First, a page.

THE TALE OF THE TIGER SLIPPERS is finally finished. I spent several weeks painting the art for the endpapers. The endpapers are sometimes a solid color, or they can be embellish, of course, I chose the latter. The Peacock is the national bird of India, and after seeing flocks of Peafowl in the wild in some of India's beautiful wildlife parks, it seemed a choice that summed up the amazing creatures we saw there. It took a long time because the iridescence of feathers is difficult to paint. There are other magnificent pheasant-like birds native to India and the lands North. I did see the Red Jungle Fowl, ancestor of the domestic chicken on our wildlife viewing trips, and I added some of the more exotic pheasants I have seen in aviaries wandering in the Tiger's garden.
It is very hard to leave the world of the Mughal emperors and empresses and the court paintings of the era. I was attracted to the art since an art student at the Boston Museum of Fine Arts School. The tradition at the time was to give students at the school plenty of access to the museum, which is across the street. Like most of the other students, I spent hours wandering and exploring the vast collections.
The Mughal rulers who governed Northern India and adjacent lands were unique in that they commissioned art aggrandizing themselves, but also natural history portfolios of flora and fauna, and illustrated tales. Because of the detailed style the viewer can get lost in these small paintings that are filled with exotic beauty. After pouring over book after art book I became curious about several things that were later made clear in the author?s description, for example, if a character was witnessing an amazing scenario, they might bite a finger, as if to prove they were not dreaming. I copied the idea and in a page of my story one of the tigers bites its paw to show it is not dreaming. I also noticed that romantic paintings often showed two doves or pigeons. We saw many doves and wild pigeons birdwatching in India. I made sure to put a pigeon couple in the Tiger's bridal scene. I didn't want to completely replicate the Mughal court painting, but rather be inspired by them. Not wanting to make any mistakes, my publisher, by way of my editor and art director's connections in academia, were able to contact two scholars that looked over my artwork. They found two places I had hit wrong notes. One was the architecture. I was somewhat at a loss of finding adequate models of palaces, so I made up the Tiger's palatial house. The domes had to go. The experts said they generally belong on tombs. The other reference I made was putting feathers on the tiger's turbans. Feathers belong only on royalty. Although I couldn't bring feathers back from India, I did have some magnificent pheasant feathers from birds kept in American aviaries. Alas, I had to paint them out.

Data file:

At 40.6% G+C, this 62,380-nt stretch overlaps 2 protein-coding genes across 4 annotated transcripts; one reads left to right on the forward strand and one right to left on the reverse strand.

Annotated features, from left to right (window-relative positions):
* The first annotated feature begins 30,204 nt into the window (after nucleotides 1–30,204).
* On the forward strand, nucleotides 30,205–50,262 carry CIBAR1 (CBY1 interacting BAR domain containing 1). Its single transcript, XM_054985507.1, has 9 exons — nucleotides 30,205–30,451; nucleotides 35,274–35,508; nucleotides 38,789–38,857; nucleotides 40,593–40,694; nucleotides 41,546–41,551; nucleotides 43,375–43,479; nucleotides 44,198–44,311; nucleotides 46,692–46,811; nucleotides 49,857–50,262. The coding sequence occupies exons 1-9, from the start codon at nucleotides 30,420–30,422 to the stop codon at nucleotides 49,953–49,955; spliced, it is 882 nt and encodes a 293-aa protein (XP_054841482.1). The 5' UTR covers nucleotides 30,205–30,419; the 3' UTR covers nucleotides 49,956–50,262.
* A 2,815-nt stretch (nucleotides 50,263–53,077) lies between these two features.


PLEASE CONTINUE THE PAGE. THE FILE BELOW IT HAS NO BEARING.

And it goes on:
One of the striking qualities about the court paintings is the use of color and color combinations. They are very stimulating to an illustrator like me, exploring new territory. The attire and fabrics were very exotic, with many gauzelike and metallic fabrics. The jewelry was also extraordinary, I had many books showing precious stones to refer to, although never equaling the bejeweled Mughals. Luckily, I could rely on the tiger?s natural fur coats to set off anything that struck my fancy. The beautiful saris by the Indians we saw on our trip were equally beautiful, but they are from a different era. Even though I have finished my book, I have many art books in my library, that I can go back and revisit.
The tigers we saw in India certainly made a lasting impression. The National wildlife Parks we visited, Panna, Bandhavgarh and Kanha were very protective of the tigers that are endangered by poaching. Mahouts, Elephant masters astride their elephants patrol the forests on the lookout for dangerous poachers. We were able to see many of the mammals I show in my illustrations, as well as many gorgeous birds, and scenes such as the pristine stream where the young tiger finds clay in the river bank. I was very excited to find that two varieties of Hedgehog lived in the forests we explored, and although I didn?t see one, I felt free to put a hedgehog couple I my book. The Indian Hedgehog has all the attractive features of the European and African ones.
I love to use my imagination, and the setting of Mughal India was a wonderful inspiration. Because the Mughal's encouraged different religions, purposefully married into other cultures to ensure peace, and embraced the influence of other culture?s art style I felt there was freedom given to me to admire their artworld in my illustrations.
April is a wonderful month to create in, as Spring bursts forth. I raise chickens and my first baby chicks have appeared, and more on the way. Every year the year's youngsters are given a certain color band so when they are grown I can with a glance know how old they are. But my flock is unique, because each year's birds are named after various images from that year?s book. When I walk out to the barn, the gorgeous , now full grown Cockerels are called Akbar, Jahangir, Barbur and so on, and the lovely pullets are Maham, Salimeh, Layla, and Nur Jahan!
Happy reading, creating and illustrating, Your friend, Jan